The book seems darker than the movie (with a real undercurrent of violence), with Pat's father being (to me) a somewhat frighteningly non-communicative husband and father (DeNiro seems to say more in the movie trailer than the same character does in the entire book). But who knows? I most likely won't see it until it comes out on DVD. I'm also annoyed that they cast a 22-year-old woman in the role of a woman who's in her mid- to late-30s in the book, but that's just me. Typical Hollywood, I suppose, but I preferred the author's portrayal of her as a more mature woman.

*For whatever reason I seem to use IMDB.com almost more than Google. Along with my habit of visiting OMGYahoo.com, this is not a habit of which I'm very proud.

**I know this because I am shocked and appalled. At least it's not an expensive bad habit, but it is a real time-waster.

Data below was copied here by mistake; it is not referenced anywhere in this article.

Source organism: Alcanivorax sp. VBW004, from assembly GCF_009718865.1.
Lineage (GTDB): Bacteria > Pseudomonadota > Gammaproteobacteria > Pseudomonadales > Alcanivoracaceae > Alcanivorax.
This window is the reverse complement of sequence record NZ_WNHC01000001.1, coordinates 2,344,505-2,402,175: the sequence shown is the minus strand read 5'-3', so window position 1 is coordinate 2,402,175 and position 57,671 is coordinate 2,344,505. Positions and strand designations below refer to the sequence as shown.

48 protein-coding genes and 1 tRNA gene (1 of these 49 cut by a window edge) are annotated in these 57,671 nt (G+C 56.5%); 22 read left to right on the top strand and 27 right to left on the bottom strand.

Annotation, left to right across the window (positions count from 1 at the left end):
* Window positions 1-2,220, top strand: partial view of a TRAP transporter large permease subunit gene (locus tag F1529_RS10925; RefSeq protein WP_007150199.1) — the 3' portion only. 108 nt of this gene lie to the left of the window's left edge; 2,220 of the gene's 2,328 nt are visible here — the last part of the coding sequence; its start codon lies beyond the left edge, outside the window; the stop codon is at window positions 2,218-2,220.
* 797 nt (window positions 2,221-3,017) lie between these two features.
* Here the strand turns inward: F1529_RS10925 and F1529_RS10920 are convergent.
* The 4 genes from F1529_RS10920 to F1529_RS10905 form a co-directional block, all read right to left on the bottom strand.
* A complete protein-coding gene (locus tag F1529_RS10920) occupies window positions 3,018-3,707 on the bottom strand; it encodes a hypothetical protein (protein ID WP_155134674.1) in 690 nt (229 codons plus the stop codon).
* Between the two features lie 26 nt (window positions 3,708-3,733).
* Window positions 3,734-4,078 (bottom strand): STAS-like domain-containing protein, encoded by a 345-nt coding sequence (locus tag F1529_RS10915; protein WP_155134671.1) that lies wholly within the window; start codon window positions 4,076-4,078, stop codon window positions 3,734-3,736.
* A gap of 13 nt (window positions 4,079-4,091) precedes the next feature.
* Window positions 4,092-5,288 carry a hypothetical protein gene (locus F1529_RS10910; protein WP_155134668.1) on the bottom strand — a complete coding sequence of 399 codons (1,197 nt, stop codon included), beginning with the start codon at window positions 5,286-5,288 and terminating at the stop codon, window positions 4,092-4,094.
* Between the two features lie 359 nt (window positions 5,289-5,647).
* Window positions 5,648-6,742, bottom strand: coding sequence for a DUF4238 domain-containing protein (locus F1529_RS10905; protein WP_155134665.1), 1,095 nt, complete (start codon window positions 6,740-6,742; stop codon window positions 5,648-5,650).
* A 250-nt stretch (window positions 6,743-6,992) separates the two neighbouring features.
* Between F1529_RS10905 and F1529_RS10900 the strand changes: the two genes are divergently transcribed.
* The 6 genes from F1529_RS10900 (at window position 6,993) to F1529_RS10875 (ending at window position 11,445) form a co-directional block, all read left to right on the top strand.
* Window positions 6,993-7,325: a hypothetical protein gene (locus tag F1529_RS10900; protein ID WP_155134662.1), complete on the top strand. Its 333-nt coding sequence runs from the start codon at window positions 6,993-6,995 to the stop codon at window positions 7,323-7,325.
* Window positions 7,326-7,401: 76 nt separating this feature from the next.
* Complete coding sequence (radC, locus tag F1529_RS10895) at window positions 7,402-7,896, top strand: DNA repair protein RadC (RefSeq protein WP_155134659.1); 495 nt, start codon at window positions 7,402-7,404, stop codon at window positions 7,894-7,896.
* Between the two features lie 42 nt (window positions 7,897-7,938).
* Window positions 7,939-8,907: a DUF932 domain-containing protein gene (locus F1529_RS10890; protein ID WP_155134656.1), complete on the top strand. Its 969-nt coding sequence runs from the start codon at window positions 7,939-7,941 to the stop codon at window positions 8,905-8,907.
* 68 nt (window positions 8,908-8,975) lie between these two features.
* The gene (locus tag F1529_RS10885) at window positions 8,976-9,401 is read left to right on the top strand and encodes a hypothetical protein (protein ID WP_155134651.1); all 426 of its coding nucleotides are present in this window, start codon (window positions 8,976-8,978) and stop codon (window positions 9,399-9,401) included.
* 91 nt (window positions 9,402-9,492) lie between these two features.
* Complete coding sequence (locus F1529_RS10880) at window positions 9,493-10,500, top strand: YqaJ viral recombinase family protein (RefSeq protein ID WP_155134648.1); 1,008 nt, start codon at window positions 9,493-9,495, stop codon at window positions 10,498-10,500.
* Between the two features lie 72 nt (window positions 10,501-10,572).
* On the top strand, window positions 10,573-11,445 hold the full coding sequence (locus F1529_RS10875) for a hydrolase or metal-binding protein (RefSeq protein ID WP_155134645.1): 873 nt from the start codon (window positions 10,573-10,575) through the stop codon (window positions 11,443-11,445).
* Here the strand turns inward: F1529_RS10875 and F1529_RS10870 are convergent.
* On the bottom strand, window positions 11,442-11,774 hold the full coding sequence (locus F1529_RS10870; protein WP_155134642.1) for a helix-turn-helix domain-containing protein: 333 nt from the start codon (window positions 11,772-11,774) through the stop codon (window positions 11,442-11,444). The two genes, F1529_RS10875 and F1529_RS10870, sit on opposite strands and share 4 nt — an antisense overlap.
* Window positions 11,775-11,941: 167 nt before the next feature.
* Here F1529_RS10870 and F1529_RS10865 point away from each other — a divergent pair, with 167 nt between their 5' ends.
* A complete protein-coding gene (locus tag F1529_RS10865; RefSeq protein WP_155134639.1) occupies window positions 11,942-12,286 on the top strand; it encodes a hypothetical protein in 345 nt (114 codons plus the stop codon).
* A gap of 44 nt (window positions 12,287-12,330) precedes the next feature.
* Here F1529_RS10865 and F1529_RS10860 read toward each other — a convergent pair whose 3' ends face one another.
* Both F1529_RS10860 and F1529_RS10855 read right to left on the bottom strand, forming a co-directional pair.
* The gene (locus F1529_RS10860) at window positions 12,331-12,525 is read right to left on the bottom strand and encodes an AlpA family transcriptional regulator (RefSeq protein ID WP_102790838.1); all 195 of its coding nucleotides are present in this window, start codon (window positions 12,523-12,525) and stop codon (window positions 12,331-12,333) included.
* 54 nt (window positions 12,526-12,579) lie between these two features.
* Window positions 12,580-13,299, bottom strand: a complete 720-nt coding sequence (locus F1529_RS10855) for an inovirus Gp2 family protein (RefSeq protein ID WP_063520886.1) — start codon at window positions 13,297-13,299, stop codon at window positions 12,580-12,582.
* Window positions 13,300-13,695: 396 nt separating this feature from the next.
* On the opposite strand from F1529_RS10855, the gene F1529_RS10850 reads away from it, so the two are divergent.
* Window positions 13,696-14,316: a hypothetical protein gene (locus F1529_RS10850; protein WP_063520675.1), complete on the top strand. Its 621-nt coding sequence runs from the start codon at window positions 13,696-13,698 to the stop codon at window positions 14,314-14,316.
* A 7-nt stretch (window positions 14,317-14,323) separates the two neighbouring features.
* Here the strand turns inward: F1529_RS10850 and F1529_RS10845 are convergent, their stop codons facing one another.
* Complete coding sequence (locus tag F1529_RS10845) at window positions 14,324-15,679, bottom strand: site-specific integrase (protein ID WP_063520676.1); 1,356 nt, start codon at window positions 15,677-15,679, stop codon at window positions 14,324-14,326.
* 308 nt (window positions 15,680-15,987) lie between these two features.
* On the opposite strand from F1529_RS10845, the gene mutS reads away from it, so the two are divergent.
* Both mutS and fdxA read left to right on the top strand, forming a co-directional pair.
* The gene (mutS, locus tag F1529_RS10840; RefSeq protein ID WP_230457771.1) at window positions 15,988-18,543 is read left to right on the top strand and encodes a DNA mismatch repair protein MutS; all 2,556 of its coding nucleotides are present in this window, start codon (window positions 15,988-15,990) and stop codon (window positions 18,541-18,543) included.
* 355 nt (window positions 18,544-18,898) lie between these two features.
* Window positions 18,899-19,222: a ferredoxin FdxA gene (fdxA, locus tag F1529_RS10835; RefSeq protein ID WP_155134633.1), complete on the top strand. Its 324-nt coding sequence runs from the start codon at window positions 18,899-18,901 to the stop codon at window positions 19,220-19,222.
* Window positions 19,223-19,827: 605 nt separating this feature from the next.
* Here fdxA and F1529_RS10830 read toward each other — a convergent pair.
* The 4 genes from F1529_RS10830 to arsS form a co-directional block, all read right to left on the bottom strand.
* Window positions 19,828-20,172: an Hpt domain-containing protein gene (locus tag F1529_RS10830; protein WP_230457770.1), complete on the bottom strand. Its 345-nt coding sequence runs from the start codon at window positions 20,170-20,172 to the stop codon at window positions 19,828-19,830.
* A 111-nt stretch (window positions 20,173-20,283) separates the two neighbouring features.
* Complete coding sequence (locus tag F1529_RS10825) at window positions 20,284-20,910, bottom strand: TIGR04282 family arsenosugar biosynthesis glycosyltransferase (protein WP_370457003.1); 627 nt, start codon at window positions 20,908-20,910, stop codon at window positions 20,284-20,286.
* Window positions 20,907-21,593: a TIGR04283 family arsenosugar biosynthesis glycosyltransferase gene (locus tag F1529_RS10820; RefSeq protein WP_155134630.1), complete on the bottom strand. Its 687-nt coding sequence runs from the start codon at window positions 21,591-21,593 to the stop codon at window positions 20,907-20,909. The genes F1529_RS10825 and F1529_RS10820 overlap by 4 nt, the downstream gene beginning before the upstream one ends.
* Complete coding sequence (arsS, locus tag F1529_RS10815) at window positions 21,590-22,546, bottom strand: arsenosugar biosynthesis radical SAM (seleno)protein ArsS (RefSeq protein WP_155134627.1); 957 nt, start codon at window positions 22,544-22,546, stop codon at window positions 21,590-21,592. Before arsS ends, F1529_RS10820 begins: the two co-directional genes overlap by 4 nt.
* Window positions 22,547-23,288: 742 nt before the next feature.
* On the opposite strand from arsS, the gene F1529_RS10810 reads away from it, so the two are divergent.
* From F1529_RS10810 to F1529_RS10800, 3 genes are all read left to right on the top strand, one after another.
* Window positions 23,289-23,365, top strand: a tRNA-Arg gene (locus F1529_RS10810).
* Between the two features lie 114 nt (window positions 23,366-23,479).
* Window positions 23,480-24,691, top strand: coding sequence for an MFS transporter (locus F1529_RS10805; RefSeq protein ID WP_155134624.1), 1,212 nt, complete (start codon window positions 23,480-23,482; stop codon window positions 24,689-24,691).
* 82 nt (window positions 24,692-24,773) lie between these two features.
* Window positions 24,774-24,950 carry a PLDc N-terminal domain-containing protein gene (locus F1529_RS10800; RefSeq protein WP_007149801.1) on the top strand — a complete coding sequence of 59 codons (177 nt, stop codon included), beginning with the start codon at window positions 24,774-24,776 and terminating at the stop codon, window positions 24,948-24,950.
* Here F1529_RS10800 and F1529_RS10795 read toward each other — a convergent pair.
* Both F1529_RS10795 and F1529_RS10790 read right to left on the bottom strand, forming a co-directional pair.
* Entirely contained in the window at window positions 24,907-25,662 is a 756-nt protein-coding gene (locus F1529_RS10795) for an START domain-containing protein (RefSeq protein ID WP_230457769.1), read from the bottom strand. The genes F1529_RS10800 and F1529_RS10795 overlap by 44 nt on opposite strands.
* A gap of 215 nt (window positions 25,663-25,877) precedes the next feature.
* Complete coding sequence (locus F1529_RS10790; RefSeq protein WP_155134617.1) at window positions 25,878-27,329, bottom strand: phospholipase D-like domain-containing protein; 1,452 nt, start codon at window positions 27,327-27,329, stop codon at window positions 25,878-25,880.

Lists, lists, and more lists.

It's that time of year again: Best of the Best Books Lists, 2012.

Got a jones for every Best of list you can find? Consider stopping over at the Reader's Advisor Online; we're collecting "Best of 2012" lists over there in the right sidebar. Or, you could visit Largehearted Boy's massive annual aggregation of "Best of" lists.

I haven't yet found a list that really lights my fire, but I'll let you know if I do. What about you? Any of these lists seem particularly strong to you?


Need a book for the postmodern lit lover in your life?

I've got a great gift idea for the pomo lit lover in your life: D. T. Max's splendid literary biography of David Foster Wallace, Every Love Story Is a Ghost Story: A Life of David Foster Wallace.

Although I've never been able to read Wallace's fiction (for which he is really critically known), I've always been charmed by his nonfiction and I loved his 2005 graduation speech at Kenyon College. Because of the tragedy of his too-early death by suicide, I have always felt somewhat that he must have had a hard life, and I find him interesting.